You can never read all of the books, or see all of the films, or visit all of the places, or speak all of the languages, or see all of the theatre and the dance and the opera, or listen to all of the songs, or sing them, or embrace every lover, or wonder at every sight, or think every thought, or master every discipline, or fear all that can be feared, or savor every food, but you can experience the strange pleasure of a future foreboding, foretold in the present, and feel in your bones the musculature of dancers who reverse themselves on their axes like doors on hinges, and open your eyes to the odd prophetic ritual that taps the primal past of an imagined race, and watch human figures, their faces wrapped in the flags of nations like the subjects of Magritte’s “The Lovers,” devolve into tableaux from some new and bawdy “Garden of Earthly Delights,” Hieronymous Bosch redux, and see those flags washed and spun with centrifugal violence to get the water out of them, and laid upon the ground like beach blankets, flat on the shores of the universe, and watch conflict and eroticism and the one transformed into the other, and the love of the sexes, and of the same sexes, and enjoy the legs of the women and the chests of the men, and be disturbed by torture and abuse and sadism just as you are thrilled and uplifted by the surprise and the music and the verve of it all, and have little but the program in your hands and the words you can come up with to remember what you have seen. And you will not forget the lambs, who nibble the edges of the flags and go “baah,” whom you will love as the mother the child, the writer the innocent word, the painter the final brushstroke. You can see Ballet Preljocaj’s AND THEN, 1000 YEARS OF PEACE before it closes this weekend at the Brooklyn Academy of Music, assuming that there are tickets to be had, which, it is astounding to realize, there probably are.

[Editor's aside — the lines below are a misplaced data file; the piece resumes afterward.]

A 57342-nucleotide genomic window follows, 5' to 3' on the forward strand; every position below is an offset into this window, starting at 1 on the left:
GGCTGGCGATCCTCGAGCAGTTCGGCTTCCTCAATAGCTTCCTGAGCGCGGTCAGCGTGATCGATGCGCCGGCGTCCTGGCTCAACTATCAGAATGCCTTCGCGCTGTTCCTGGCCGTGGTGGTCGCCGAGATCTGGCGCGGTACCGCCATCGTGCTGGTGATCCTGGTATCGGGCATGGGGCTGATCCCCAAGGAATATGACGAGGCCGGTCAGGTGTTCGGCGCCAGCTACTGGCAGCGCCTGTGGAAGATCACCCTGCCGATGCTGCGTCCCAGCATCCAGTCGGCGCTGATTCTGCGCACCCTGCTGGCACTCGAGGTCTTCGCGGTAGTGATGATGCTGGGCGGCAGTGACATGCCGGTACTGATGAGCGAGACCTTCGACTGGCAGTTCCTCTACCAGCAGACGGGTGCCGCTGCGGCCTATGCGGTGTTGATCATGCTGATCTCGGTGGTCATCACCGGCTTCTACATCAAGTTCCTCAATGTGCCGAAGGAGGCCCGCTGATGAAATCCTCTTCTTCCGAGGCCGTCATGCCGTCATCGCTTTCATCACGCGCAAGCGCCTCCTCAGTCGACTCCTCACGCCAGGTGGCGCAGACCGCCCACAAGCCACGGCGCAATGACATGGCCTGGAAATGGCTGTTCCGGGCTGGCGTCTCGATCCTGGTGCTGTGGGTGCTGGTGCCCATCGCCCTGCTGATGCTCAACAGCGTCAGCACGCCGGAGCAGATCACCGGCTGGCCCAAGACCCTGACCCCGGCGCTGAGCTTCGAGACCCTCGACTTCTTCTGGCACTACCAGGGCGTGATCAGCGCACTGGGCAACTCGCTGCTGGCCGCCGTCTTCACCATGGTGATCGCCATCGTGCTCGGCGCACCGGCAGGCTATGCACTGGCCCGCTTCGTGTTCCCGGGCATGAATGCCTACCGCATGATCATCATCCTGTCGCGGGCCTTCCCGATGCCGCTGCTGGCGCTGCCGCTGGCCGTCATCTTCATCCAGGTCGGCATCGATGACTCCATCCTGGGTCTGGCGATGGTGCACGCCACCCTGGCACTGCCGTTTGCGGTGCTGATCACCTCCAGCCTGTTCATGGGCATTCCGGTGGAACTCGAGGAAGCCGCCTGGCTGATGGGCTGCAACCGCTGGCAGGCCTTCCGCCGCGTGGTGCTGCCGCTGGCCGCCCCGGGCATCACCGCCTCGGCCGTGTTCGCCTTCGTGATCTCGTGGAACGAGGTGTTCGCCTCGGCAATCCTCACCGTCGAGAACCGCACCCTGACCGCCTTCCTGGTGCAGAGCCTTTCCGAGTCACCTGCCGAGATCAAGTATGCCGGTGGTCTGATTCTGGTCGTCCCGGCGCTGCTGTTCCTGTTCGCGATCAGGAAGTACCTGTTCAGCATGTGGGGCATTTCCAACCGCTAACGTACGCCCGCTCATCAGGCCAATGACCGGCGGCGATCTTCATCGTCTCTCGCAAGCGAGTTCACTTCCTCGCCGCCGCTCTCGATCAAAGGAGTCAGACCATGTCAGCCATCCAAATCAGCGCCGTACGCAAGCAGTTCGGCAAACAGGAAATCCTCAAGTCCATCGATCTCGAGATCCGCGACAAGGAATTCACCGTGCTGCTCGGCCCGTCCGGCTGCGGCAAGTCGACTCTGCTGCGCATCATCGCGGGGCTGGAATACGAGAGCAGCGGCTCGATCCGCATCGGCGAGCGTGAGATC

For more on Ballet Preljocaj, click here. Visit BAM here for information on upcoming events.